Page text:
Barclays reports ‘shocking’ gender pay gap

Barclays, one of the early signatories to the Treasury’s Women in Finance charter, has come under fire for a ‘shocking’ gender pay gap at its investment bank, where female employees are paid on average half as much as male colleagues

The bank published its gender pay gap figures for the first time in its latest annual report. These show that while the mean gender pay gap for fixed pay in the UK bank is 26% and the bonus gap stands at 60%, the figures are much higher in Barclays International, the investment bank. The fixed pay gap is 48%, while the bonus gap is 78.7%.

Barclays International’s pay gap is one of the widest disclosed so far, following the 46% gap at easyJet and the 38% gap at Virgin Money.

Nicky Morgan, chair of the Treasury committee, said: ‘On average, women at Barclays International are paid half as much as men. For this to be the case in 2018 is shocking.

‘Barclays has signed up to the Women in Finance Charter, which commits signatories to supporting the progression of women into senior roles in the financial services sector. One way of reducing the gender pay gap is to increase the proportion of women in more senior roles, so it appears that Barclays is on the right track.’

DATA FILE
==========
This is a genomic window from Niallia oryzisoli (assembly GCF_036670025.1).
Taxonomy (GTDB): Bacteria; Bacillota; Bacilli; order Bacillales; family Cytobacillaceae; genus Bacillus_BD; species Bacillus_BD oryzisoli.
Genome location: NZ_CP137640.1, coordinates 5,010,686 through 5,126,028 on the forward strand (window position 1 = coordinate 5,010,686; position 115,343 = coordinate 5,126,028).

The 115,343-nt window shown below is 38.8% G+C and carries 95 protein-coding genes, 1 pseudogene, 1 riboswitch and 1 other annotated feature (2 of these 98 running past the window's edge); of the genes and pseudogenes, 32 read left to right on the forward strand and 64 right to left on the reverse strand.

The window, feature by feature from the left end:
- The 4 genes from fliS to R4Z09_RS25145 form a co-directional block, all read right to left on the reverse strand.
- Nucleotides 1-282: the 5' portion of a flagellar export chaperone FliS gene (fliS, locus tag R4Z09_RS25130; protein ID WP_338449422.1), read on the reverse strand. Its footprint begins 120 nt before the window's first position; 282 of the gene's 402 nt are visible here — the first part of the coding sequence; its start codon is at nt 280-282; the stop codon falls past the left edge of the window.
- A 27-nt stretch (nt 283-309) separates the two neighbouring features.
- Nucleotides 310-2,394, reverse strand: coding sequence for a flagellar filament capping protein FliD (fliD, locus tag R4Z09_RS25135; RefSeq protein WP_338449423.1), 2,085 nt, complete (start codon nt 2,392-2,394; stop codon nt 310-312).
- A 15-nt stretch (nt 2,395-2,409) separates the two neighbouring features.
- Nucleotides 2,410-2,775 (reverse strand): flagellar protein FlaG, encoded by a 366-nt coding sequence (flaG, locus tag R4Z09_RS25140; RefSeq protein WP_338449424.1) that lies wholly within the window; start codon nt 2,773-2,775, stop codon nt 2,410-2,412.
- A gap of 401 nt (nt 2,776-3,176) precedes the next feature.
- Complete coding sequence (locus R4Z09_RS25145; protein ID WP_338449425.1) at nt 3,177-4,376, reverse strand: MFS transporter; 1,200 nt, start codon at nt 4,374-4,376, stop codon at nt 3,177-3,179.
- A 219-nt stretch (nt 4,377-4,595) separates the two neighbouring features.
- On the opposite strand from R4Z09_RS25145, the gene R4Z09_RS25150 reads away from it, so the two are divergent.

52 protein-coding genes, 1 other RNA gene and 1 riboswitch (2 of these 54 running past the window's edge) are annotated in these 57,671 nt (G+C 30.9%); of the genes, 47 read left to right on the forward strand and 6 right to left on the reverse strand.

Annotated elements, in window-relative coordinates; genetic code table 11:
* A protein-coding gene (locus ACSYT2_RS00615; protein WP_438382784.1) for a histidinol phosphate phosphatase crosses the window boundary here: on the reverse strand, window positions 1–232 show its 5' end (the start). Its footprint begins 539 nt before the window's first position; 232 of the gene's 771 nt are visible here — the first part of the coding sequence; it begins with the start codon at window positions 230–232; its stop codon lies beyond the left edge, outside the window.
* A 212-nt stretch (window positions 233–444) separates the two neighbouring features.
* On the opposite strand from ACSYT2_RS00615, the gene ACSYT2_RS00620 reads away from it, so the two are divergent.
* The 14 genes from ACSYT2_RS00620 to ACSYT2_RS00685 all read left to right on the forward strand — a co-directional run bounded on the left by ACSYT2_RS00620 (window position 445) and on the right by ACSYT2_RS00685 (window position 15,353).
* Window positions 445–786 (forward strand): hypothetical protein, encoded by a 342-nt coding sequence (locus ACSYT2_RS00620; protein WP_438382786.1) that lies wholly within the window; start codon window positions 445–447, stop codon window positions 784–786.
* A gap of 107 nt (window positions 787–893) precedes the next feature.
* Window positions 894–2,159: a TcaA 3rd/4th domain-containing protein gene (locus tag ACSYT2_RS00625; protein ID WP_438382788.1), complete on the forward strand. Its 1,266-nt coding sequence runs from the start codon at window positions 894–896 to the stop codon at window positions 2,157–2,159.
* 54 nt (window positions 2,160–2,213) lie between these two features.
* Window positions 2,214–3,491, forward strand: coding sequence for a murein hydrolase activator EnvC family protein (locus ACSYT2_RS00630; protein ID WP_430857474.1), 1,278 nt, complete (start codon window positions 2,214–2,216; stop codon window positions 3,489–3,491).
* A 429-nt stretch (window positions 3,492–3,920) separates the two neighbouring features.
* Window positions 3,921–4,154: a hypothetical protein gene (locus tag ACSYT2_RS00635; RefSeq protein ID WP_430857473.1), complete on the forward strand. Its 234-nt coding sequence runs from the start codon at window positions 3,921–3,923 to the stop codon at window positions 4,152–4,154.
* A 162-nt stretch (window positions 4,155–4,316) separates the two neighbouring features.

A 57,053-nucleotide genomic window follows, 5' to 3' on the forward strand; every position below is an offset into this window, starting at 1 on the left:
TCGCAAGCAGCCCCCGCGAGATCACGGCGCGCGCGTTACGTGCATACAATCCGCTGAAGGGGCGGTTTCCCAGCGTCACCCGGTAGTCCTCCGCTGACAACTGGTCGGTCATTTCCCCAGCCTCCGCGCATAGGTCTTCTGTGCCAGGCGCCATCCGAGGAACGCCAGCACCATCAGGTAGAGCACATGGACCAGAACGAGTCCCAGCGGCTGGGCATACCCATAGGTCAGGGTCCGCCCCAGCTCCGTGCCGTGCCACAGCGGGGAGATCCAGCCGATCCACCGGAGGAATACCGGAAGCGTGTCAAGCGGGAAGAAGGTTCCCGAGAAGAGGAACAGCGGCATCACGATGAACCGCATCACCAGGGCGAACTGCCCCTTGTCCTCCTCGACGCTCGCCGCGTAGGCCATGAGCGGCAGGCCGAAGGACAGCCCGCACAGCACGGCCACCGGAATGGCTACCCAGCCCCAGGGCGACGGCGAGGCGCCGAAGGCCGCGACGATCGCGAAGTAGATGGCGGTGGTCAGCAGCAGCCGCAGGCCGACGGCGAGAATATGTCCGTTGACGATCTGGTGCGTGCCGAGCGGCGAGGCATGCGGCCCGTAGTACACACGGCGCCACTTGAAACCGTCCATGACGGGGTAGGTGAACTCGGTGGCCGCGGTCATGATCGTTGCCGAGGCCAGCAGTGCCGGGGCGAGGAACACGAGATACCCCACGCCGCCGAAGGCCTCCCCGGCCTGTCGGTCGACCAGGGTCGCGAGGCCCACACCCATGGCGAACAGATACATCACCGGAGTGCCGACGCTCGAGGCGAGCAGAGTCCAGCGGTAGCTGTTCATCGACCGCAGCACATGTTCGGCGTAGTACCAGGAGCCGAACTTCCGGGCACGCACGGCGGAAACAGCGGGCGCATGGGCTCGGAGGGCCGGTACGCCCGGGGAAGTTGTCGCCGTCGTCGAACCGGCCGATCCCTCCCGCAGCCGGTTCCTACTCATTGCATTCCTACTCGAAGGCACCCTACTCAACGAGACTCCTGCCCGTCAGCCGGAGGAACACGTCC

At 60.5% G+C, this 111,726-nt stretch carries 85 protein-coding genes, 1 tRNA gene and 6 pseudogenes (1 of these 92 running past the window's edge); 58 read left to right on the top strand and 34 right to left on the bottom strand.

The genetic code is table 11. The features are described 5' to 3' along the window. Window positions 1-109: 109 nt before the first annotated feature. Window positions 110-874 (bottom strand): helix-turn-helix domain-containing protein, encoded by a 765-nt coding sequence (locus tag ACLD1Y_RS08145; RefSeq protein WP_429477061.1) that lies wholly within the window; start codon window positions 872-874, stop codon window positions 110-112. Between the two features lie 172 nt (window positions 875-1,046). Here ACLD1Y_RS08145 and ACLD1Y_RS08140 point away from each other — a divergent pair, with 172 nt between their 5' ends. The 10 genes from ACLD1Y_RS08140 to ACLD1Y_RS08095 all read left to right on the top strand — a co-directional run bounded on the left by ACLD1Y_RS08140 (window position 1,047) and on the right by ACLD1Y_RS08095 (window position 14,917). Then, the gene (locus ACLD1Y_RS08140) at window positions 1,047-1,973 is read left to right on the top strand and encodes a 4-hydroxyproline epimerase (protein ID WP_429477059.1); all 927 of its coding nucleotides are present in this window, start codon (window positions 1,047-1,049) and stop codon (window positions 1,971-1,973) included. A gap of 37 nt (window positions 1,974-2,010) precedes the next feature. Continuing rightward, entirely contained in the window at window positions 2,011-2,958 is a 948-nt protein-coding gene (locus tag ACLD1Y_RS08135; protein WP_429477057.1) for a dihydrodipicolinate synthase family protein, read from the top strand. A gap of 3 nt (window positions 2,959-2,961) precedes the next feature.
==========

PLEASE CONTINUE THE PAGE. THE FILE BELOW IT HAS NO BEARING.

In the annual report, Barclays said ‘we proactively set gender targets and we have made good progress towards these targets’.

The bank has committed to 33% female representation across the board of directors by 2020 (21% at the end of 2017) and 33% female representation among the group executive committee and their direct reports (25% at the end of 2017).

The report states: ‘We recognise that tackling the gender pay gap will take time and therefore it is key that we remain focused on improving gender diversity through a workplace environment and culture that supports and empowers women.

‘At Barclays, our focus goes beyond simply addressing the gender pay gap and extends to our internal and external gender equality commitments. Across both our organisation, and in the financial services industry, we are dedicated to enabling women to fulfil their career aspirations. To achieve this goal and thereby narrow our gender pay gap, we will continue to focus on ensuring there is no bias in the hiring, promotion, development and retention of women at Barclays.’

All UK companies employing more than 250 people have to publish gender pay gap figures by a deadline of April this year.

Morgan said: ‘As part of our Women in Finance inquiry, we will keep a close eye on organisations as they report their gender pay gap before the April 2018 deadline.

‘We may call for organisations to give evidence to the committee to hear about best practice. Financial firms should be prepared to explain any gender pay gap that they may have.’

Barclays 2017 annual report is here.

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